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DO NOT USE Pimco's Bill Gross (ANDREW HARRER)
DO NOT USE Pimco's Bill Gross (ANDREW HARRER)

Mutual Funds

Pimco bets lower fees will help crack Canadian market Add to ...

U.S.-based Pimco, home of famed bond manager Bill Gross, is making a foray into Canada with eight lower-fee mutual funds that will provide some stiff competition for domestic rivals.

The bond fund giant is entering the Canadian retail fund market now because "we think there is a lot of interest in Pimco and its ability to provide [interesting]macro-economic perspectives in this market," Stuart Graham, president of Pimco's Canadian institutional arm, said Wednesday.

Mr. Gross, whose views on the economy are widely quoted, believes that investors should face up to a "new normal" world of weak growth and low returns on stocks and bonds. He has also been vocal about Canada being a better place for bond returns than in the United States.

The Globe and Mail reported in September that Pacific Investment Management Co. LLC was planning an expansion into Canada in time for the registered retirement investment plan (RRSP) selling season.

Pimco, which oversees more than $1-trillion (U.S.) in assets worldwide, has filed preliminary prospectuses for four Canadian fixed-income offerings that will invest respectively in short-term, long-term, total return and real return bonds. It will also launch four products that will invest in non-Canadian assets, including two bond funds, a global balanced fund and a global stock fund to be hedged back to Canadian dollars.

Dan Hallett, a fund analyst and director of asset management at HighView Financial Group, said that bond funds in Canada are generally "too expensive and they [Pimco]are coming in with a line of products backed by good management at competitive prices."

The Pimco Canadian bond funds sold through advisers will end up charging a fee of about 1.4 per cent, including the harmonized sales tax (HST), which compares with 2 per cent for many similar offerings in Canada, Mr. Hallett said.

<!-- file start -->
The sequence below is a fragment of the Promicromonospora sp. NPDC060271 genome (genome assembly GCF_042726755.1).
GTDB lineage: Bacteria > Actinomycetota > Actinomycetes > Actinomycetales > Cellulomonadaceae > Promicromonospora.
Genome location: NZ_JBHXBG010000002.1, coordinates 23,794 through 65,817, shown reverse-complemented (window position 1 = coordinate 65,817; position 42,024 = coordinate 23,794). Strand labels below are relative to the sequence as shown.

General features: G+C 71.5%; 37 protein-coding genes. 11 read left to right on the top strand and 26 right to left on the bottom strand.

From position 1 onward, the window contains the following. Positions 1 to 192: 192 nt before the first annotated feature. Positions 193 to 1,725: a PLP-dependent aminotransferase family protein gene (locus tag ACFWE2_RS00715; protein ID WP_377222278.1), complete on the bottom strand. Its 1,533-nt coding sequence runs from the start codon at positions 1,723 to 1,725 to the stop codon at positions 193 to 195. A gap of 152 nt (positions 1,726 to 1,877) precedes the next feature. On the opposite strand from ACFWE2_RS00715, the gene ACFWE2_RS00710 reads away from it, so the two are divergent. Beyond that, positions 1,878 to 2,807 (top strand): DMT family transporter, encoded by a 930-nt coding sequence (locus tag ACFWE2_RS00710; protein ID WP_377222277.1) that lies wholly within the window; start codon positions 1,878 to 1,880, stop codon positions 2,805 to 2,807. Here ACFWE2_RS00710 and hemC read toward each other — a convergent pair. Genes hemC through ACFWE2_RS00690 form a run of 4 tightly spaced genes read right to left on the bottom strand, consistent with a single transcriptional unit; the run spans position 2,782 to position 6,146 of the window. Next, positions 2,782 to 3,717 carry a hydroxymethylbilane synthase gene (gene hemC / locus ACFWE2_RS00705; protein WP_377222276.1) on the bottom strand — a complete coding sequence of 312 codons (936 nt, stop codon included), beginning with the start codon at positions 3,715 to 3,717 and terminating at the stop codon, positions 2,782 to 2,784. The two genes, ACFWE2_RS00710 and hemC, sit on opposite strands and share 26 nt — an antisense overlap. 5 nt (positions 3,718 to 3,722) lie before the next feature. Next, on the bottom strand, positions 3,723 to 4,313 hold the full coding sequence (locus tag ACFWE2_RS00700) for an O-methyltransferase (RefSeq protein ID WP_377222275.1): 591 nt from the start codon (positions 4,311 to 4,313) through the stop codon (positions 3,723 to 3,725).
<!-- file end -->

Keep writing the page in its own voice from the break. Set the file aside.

"Its fees are below average, but are certainly not the lowest," he said. "But given where yields stand today, it is just not worth paying close to 2 per cent for a broad-based Canadian bond fund."

Pimco's offerings are likely to be on sale in Canada within the next two months and will also include Pimco Pathfinder, a global equity fund it has been selling in the U.S. after wooing managers Anne Gudefin and Charles Lahr away from U.S.-based Franklin Resources Inc., where they ran the Mutual Discovery Fund.

"Pathfinder will provide competition for all global funds, but clearly it is going to be directed at the Mutual Discovery Fund" sold by Franklin's Canadian unit, Mr. Hallett said. "Pimco is really competing against Franklin Templeton on both sides of the border."

Scott Chan, a fund company analyst with Canaccord Genuity, suggested the presence of Pimco will keep Canadian bond managers on their toes because of Mr. Gross's high profile and history of strong performance in the fixed-income world.

But many financial advisers will still want to see a track record on the new funds for at least a year before pitching them to clients, Mr. Chan said. "If the funds do well within a year and get that performance record, longer term, Pimco could be a threat to the fixed-income industry in Canada."

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